Writing about Writing about Writing 24

Part 24 of an intermittent series where I read or re-read the writing books on my shelf to see if they’re worth keeping. See previous part here and Index of all books here.

WAWAW rises from the mists of time – I last did a post almost a year ago but due to ‘the circumstances’ I’ve been forced to let the blog languish. So dusting it off

A woman blowing the dust off of the cover of a book.

and giving it yet another revival – because of course I have been reading writing books this year and I have been accumulating writing books this year and I’ll be starting, once again, the book versus book death match to fit on the ‘writing’ shelf (currently double/triple stacked)  – at the moment I won’t return to any of the books in the Index but rather read the books that have somehow sneaked into the house in ’22 when I shouldn’t be buying any more writing books…

How to write your first novel – this isn’t a bad book, but it’s far too ‘starter writer’ for me (‘ark at ‘ee) and, I think, pretty much a ‘if you haven’t read a creative writing book before you could start with this’  and so onto the discard pile it goes.

Points of View edited by James Moffat is a fat book because it’s full of example stories – the editors posit a new (to me) schema for narrative POV, based on ‘distance’ and a universal scale, explain each POV and demonstrate the technique with one or more short stories. This made me think about POV in a whole different way. Recommended.

Improve your punctuation and grammar – a nuts & bolts does what it says on the tin style book – a charity shop purchase, a refresher quick read, but not keeping as already have the books I like on this subject.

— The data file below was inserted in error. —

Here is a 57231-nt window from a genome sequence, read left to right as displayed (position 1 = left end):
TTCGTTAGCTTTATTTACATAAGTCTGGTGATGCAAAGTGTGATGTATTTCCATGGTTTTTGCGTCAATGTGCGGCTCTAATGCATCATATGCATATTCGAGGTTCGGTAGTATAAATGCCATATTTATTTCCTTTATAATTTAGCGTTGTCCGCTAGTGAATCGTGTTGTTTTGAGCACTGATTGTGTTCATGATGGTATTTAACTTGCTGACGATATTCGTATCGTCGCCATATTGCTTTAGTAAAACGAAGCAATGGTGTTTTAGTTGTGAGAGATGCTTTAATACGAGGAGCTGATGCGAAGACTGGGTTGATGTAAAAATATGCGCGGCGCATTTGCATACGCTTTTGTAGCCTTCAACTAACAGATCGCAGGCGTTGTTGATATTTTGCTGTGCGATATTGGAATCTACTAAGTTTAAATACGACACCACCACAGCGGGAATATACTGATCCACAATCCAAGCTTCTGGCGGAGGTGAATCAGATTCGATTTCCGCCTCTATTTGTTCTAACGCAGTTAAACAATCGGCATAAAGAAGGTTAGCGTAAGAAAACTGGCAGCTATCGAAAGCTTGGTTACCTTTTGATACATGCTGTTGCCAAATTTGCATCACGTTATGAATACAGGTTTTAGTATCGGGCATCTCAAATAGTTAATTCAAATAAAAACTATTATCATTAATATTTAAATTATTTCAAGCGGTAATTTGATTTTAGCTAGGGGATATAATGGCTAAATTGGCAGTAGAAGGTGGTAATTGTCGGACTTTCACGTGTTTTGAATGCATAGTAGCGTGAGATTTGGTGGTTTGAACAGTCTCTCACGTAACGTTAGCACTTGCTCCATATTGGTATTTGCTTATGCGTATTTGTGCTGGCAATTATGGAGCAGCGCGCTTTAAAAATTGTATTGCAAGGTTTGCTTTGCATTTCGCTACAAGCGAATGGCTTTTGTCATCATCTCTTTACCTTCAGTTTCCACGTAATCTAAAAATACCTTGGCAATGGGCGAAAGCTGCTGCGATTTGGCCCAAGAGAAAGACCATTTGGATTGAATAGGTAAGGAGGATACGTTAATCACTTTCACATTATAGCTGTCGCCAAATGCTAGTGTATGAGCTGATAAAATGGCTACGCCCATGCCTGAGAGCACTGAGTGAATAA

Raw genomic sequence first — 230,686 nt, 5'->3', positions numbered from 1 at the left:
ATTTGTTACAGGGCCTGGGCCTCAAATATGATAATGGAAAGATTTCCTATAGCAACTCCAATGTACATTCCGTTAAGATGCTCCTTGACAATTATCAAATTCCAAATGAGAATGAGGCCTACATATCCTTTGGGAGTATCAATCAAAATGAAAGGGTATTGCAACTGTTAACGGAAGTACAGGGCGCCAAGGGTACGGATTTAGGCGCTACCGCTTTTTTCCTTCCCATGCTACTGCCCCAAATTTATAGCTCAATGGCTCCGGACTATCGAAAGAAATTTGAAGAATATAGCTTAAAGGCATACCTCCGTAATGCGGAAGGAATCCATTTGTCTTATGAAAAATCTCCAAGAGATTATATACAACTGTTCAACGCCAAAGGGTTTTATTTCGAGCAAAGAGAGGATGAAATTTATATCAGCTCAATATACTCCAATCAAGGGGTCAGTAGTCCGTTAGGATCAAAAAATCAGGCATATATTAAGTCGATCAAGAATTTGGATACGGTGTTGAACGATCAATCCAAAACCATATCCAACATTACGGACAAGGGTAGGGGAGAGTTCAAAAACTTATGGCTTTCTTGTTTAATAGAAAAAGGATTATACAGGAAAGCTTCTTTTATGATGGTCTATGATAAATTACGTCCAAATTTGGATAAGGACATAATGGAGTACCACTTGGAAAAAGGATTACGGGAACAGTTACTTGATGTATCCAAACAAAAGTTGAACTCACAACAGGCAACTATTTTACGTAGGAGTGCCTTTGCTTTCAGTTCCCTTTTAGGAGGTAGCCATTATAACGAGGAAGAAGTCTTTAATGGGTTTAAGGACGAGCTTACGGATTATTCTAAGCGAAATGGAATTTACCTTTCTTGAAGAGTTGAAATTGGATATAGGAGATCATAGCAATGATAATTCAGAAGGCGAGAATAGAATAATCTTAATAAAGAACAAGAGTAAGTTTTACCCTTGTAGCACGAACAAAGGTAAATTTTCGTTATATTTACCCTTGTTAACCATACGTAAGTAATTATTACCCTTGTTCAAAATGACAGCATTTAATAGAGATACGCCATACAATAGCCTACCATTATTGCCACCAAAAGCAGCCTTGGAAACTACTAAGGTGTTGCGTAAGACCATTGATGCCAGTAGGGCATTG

Before we get started – Bret Lott isn’t a well-known author but this book of essays as ‘writing memoir’ is very good – it gets you to think about some topics in a different way, which to me is the mark of a good writing book (see points of view)

In a similar vein On Writing Fiction by Jauss is an excellent collection of essays on the craft, recommended by, I think Laird Barron on Philip Fracasi’s The Dark Word Podcast (recommend this podcast btw) – the essay ‘long shots to x-rays’ is worth buying the book for.

Burning down the house – Baxter is better known as an editor I think (the art of series) and the author of a previously discarded The Art of Subtext (13). I’m in two minds about this book – many of the essays failed to land with me but there are several very good ones too – a very uneven read. At the moment it’s on the shelf but it might not survive a re-read

The complete book of scriptwriting is comprehensive but not quite the one stop shop bible I was hoping it would be. At the moment it sits on a second rung along with Syd Field’s books and may not survive a cull when one falls…

Shukla’s Your story matters feels as though Nikesh is sat with you cheering you on and it’s a great guide to writing craft and attitude, recommended.

Writers Block and how to use it – I know several writers who say writers block doesn’t exist. Good for them that their fight/flight/freeze response doesn’t kick in or doesn’t manifest in doing anything other than writing. The rest of us chronic procrastinators and ‘blocked’ writers need a guide and Nelson provides a non-judgmental cheer to get you going. If you’ve ever suffered from procrastination or block then this is the book for you.

In a similar vein but with added exercises is The Writer as Artist – confront your writing fears in a safe way and find your own voice. I think this complements the Writers Block book pretty well so am minded to keep both of them

Drop a comment with your favourite writing book or tip here or email me via the Contact page. If you’re a publisher or Indie Author and would like me to review your writing book drop me a line!

Published by suttope

Pete W Sutton is a writer and editor. His two short story collections – A Tiding of Magpies and The Museum for Forgetting – were shortlisted for Best Collection in the British Fantasy Awards in 2017 & 2022 respectively. His novel – Seven Deadly Swords – was published by Grimbold Books. He has edited several short story anthologies and is the editor for the British Fantasy Society Horizons fiction magazine.

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